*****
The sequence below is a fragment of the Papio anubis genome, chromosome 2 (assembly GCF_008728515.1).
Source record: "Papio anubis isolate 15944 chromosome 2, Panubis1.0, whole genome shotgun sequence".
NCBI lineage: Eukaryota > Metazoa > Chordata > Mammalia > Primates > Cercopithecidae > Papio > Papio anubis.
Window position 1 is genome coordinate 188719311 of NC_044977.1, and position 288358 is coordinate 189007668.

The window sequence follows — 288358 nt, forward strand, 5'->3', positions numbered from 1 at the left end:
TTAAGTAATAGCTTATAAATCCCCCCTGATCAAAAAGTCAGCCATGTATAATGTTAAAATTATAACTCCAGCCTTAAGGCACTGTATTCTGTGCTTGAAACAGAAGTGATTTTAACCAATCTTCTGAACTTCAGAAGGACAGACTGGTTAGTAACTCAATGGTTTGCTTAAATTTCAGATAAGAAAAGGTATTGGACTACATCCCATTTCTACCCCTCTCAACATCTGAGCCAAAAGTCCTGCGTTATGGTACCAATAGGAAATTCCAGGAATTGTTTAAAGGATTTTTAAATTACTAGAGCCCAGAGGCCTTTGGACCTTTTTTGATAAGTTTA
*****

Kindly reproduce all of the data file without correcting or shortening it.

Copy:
The sequence below is a fragment of the Papio anubis genome, chromosome 2 (assembly GCF_008728515.1).
Source record: "Papio anubis isolate 15944 chromosome 2, Panubis1.0, whole genome shotgun sequence".
NCBI lineage: Eukaryota > Metazoa > Chordata > Mammalia > Primates > Cercopithecidae > Papio > Papio anubis.
Window position 1 is genome coordinate 188719311 of NC_044977.1, and position 288358 is coordinate 189007668.

The window sequence follows — 288358 nt, forward strand, 5'->3', positions numbered from 1 at the left end:
TTAAGTAATAGCTTATAAATCCCCCCTGATCAAAAAGTCAGCCATGTATAATGTTAAAATTATAACTCCAGCCTTAAGGCACTGTATTCTGTGCTTGAAACAGAAGTGATTTTAACCAATCTTCTGAACTTCAGAAGGACAGACTGGTTAGTAACTCAATGGTTTGCTTAAATTTCAGATAAGAAAAGGTATTGGACTACATCCCATTTCTACCCCTCTCAACATCTGAGCCAAAAGTCCTGCGTTATGGTACCAATAGGAAATTCCAGGAATTGTTTAAAGGATTTTTAAATTACTAGAGCCCAGAGGCCTTTGGACCTTTTTTGATAAGTTTA